Steam Cleaner Tripping Your Electric Circuit Breaker: Solved

Getting Weird Smells From Your Steam Mop? 5 Smells Solved

You love your steamer and look forward to using it to save time and to get the job done without a lot of fuss or cost. It recently started tripping the circuit breaker when you use the appliance. Now what should you do?

There are common reasons, and sometimes unexpected reasons, why the circuit may trip when using a steamer. What steps should you take to stop it? Let’s find out right now before the situation potentially gets more serious, and possibly results in a dangerous situation.

Different Types of Steamers

There are a variety of steamers, including garment steamers, steamer mops, carpet steamers, and small cooking steamers that may contribute to shorting the circuit in your home. These steamers may seem very different, but in the way that you use them, they do have some similarities.

You plug the steamer into an outlet and turn the steamer on to get it to work. You use water to create the steam that is required for your steamer to function as indicated in the description of the features or in the product instructions. The steamer potentially performs a function or solves an issue in less time compared to a traditional appliance.

Although these steamers collectively have similar features and functions, they also serve completely different purposes. These specific features and functions may also contribute to electrical issues that can lead to shorting the circuit.

Let’s take a look at the different types of steamers, and why they may contribute to shorting the circuit.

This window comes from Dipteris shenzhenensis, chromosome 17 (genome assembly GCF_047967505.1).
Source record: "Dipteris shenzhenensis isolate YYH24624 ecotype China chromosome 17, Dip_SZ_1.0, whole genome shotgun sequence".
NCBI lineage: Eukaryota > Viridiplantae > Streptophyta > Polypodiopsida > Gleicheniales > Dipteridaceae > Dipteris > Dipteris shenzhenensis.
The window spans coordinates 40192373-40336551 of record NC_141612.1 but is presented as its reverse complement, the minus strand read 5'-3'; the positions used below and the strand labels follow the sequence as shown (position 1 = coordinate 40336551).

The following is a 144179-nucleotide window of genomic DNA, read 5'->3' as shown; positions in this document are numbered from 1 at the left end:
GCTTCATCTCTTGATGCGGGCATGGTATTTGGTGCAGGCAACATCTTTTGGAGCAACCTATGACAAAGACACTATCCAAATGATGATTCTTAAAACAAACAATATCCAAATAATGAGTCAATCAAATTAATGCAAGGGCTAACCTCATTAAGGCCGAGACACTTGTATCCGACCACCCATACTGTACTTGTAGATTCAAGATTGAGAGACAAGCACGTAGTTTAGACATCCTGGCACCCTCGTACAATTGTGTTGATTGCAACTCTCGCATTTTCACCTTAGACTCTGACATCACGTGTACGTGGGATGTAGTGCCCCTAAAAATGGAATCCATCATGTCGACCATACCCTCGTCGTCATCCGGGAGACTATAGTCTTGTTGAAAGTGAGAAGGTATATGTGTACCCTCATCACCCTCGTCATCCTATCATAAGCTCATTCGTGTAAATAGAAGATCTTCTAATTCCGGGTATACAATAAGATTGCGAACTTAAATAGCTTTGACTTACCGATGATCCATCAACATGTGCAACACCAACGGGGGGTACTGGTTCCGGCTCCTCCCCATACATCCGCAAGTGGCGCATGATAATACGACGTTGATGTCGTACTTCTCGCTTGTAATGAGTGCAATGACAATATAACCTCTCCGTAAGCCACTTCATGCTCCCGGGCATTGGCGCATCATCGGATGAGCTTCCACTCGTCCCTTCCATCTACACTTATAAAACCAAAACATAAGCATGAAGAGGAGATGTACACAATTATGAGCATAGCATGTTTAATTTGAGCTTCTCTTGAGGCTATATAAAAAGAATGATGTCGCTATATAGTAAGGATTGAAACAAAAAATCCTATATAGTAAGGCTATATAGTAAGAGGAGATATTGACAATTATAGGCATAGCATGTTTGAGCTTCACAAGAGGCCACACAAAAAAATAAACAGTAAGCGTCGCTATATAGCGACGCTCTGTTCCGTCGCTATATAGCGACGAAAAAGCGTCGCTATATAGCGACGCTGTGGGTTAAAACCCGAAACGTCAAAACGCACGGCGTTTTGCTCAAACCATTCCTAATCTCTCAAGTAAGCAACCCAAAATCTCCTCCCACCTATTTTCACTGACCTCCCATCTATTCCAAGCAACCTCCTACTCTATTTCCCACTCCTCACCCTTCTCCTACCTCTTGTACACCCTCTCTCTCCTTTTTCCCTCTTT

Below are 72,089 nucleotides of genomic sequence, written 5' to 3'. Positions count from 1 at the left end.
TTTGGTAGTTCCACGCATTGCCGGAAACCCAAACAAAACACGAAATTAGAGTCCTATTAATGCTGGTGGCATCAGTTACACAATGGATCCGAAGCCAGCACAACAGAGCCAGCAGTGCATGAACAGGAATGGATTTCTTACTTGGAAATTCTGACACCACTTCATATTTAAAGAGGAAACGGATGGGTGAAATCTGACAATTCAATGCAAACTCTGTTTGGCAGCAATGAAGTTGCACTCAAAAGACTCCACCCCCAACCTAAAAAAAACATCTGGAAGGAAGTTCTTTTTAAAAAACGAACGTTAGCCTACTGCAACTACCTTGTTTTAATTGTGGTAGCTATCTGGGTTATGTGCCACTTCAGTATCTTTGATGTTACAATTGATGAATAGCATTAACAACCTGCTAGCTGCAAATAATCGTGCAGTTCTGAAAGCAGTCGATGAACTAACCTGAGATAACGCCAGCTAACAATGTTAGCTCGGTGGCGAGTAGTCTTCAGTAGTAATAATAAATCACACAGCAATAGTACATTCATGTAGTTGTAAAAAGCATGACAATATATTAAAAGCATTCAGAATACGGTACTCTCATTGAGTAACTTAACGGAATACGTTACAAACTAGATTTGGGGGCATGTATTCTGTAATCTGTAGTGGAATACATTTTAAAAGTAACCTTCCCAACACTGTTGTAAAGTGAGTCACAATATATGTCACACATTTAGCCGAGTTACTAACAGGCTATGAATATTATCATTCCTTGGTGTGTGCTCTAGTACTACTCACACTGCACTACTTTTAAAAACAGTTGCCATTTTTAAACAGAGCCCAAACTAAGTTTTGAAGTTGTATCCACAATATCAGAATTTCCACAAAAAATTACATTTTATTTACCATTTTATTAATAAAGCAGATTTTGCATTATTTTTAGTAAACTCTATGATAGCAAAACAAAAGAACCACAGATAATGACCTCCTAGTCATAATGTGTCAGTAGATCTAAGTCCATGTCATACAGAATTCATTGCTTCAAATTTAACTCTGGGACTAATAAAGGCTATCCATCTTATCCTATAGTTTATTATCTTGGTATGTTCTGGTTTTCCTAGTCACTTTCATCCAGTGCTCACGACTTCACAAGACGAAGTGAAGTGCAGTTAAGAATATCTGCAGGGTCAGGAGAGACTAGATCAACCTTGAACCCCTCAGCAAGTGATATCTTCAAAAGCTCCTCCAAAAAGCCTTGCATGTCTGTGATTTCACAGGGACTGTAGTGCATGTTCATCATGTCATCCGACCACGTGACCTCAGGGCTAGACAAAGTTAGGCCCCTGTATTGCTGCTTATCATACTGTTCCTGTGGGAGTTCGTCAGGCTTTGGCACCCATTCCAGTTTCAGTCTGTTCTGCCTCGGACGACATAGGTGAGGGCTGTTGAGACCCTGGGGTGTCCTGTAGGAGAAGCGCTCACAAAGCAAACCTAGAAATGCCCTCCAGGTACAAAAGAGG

Garment Steamer

Garment steamers typically come in two styles. One garment steamer consists of a small, hand-held unit that you move across your clothes to steam out the wrinkles so that it looks freshly steamed right from the cleaners. Many individuals own this type of convenient steamer in their homes. It is also ideal when traveling because it easily fits inside of a suitcase.

The second type of garment steamer consists of a unit that has attached hoses. This allows for reaching higher, and for standing at a further distance away from the clothes or draperies that you want to steam. Individuals own these steamers, along with people that work in the fashion industry, the dry cleaning industry or people that want to steam draperies or other items.

A garment steamer may stop working or short circuit, the same as other types of small appliances.

Steamer Mops

Steamer mops recently became popular because of the premise that the steam offers a deeper cleaning and sanitizing of floors, compared to traditional mop heads or sponge mops. They come in a variety of sizes and styles, and generate different amounts of steam or power. A powerful jet of steam goes into the mop pad on the steamer mop.

The steamer mop is for maintenance cleaning of sealed floors. Following instructions for use and safety procedures can potentially help maintain the life of the steamer mop and may help lessen the risk of tripping a circuit breaker.

Carpet Steamers

Carpet steamers provide the opportunity for owners and renters of these steamers to thoroughly steam clean their carpets without worrying about the cost of hiring professional carpet cleaners. They come in a range of brands and sizes, and have a variety of features across the different models.

Steam penetrates deep into the carpet when you use the carpet steamer. The detergent in the detergent department helps with the cleaning process. The carpet steamer softens and loosens dirt and stains on the carpet. Vacuuming after the carpet dries helps to provide the look, feel and smell of a perfectly cleaned, perhaps even a new carpet.

Small Cooking Steamers

Using a small steamer pot probably seems like it would be simple, with very little need for special instructions. Yet, sources indicate that you may be surprised how many people do not know how to properly use a food steamer.

Although some people opt for a steamer basket, many people choose the electric food steamer. You get to choose from a variety of settings, which provides you with more control over steaming your food.

Is Your Steamer Shorting the Circuit?